Penn Hills is going to have the most aggressive anti-dumping campaign in Allegheny County, the municipality’s manager said during a news conference Wednesday.
Penn Hills Manager Scott Andrejchak was joined by Councilman John Petrucci, Chief of Police Howard Burton and other staff to outline a new plan aimed at stopping dumping within the municipality.
The conference followed the announcement that three men – Ricky Stallworth Jr. of Wilkinsburg, Aaron Evans of Pittsburgh, and Michael Smith of Carnegie – were caught on video dumping debris from a box truck and now face civil charges, a $2,000 fine and clean-up costs.
As part of the conference, officials showed footage that led to the charges of those caught. Some videos showed people who have yet to be identified, and Andrejchak said there are hours of additional footage.
Petrucci said the municipality needs the community’s help in identifying others and to find other dump sites.
“It’s disgusting to use Penn Hills as a dump site,” Petrucci said.
“People are angry, and I am too,” said Andrejchak. “Stop doing it because we’re not going to until the dumping stops.”
Andrejchak called the act of illegal dumping an “environmental crime” that lowers the community’s appeal, decreases property values, invites more litter, poses a fire risk, pollutes waterways and lowers human spirit.
He also said illegal dumping, which he defined as “big litter,” comes at a cost to taxpayers – anywhere from $325,000 to $500,000 annually. The figures include paid municipal employees’ time spent cleaning up.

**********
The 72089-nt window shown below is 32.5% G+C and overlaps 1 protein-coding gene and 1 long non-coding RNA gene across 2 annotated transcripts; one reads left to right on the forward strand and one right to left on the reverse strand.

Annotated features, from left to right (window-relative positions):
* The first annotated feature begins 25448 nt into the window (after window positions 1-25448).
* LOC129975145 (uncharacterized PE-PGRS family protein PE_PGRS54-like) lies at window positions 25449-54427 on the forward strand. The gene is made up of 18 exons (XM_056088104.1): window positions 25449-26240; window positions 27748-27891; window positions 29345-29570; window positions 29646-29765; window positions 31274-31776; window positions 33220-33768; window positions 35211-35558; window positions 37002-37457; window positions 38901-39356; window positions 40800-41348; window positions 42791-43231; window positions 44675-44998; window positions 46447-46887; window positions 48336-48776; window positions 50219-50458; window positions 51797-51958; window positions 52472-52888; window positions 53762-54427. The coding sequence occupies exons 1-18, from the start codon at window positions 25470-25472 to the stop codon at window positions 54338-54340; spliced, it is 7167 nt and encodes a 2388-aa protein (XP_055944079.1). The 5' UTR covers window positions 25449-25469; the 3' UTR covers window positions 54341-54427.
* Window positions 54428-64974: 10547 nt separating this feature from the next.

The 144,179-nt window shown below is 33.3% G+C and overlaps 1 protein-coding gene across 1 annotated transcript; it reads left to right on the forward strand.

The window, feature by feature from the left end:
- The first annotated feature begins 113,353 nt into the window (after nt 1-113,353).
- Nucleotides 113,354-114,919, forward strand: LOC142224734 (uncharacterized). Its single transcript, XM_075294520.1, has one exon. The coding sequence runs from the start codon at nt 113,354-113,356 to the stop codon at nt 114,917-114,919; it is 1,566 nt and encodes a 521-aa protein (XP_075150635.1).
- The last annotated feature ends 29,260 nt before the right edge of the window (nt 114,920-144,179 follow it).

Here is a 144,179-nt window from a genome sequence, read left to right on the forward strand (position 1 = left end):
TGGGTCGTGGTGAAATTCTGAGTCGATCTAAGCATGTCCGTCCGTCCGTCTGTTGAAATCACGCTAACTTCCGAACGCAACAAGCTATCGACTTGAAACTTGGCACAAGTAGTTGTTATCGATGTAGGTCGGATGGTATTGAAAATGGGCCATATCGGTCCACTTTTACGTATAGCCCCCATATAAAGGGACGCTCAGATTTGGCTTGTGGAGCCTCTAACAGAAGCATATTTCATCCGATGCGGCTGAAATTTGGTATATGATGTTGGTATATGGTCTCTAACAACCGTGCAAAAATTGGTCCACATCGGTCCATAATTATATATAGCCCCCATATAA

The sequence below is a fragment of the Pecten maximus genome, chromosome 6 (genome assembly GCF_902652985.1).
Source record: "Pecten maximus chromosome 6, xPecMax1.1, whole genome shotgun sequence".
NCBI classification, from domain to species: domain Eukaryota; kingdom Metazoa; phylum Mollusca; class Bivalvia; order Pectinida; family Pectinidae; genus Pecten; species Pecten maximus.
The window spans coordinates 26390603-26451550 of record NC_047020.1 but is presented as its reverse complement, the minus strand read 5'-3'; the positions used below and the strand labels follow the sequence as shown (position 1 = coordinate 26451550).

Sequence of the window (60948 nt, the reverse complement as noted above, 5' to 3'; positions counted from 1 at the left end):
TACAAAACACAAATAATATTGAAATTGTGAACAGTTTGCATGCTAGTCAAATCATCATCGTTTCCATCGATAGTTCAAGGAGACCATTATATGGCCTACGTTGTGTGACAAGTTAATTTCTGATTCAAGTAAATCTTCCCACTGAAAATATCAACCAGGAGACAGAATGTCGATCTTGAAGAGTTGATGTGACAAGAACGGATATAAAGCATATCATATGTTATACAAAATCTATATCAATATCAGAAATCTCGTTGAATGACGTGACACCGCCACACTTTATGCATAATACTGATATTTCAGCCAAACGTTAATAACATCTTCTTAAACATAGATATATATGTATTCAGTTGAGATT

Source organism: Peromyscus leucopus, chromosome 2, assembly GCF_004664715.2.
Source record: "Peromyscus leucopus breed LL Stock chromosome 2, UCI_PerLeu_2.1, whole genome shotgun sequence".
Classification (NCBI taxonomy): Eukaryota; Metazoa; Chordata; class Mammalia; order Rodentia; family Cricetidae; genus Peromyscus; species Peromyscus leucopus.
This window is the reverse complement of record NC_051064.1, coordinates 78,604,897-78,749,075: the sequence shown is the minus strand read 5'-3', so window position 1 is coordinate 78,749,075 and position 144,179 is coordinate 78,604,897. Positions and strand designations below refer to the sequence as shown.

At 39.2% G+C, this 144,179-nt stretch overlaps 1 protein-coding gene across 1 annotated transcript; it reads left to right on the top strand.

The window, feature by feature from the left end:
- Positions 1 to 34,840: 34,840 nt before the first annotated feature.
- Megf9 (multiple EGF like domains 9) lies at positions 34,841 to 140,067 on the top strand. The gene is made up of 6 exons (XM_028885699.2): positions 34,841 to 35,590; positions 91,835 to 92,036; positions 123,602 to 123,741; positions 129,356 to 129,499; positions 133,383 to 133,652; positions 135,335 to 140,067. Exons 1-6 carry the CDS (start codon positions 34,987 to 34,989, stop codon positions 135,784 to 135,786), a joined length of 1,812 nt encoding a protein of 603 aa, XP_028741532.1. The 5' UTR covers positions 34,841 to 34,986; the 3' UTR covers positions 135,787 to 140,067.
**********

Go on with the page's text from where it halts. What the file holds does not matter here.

In the past, Andrejchak said the municipality has taken a “defeatist attitude” to address the problem by placing dumpsters at sites commonly used for illegal dumping. Offenders didn’t use the dumpsters, which led to public works employees collecting the waste and transporting it.
Penn Hills’ contract with Republic Services, the municipality’s garbage removal company, has allowed five free dumpsters a year – but Public Works Superintendent Scott Shepard has said Penn Hills uses anywhere from 10 to 20 per year. Each additional dumpster costs $500.
Andrejchak said the municipality has moved forward by cleaning up Ross Street Park and placing cameras at common dump sites, along with signs that warn cameras are in use and those who are caught are fined $2,000.
“We’re not hiding it this time,” he said, declining to say where cameras are located.
John McCafferty, code enforcement director, has said the municipality deployed eight surveillance cameras.
Chief Burton characterized the strategy as a “good game plan” and that the extra work load on detectives is doable.
“We have to do it,” he said. “Maybe the word will get out that, ‘hey don’t go to Penn Hills to dump trash.”
Hopefully they get the message. Not only for beechford. 8 or 9 other sites working on. Maybe word is gonna get out hey don’t g ot open hills to dump trash
A 2017 Allegheny Clean Ways study found 43 illegal dump sites located within Penn Hills. When asked about that number, Andrejchak said he question’s the report’s validity.
“That sounds high. I think it’s about a quarter of that,” he said.
One resident acknowledged the problem of illegal dumping but questioned whether Penn Hills’ new strategy will work.
Ruth, who declined to give her last name because she said she fears retaliation, lives near several dump sites and is two doors down from a site where many tires have been dumped.
“I think it’s going to be hard to indict these guys. And what if they don’t pay? Then what?” Ruth said.
She addressed the illegal dumpers: “Stay out of our neighborhood. And pay to dump your stuff.”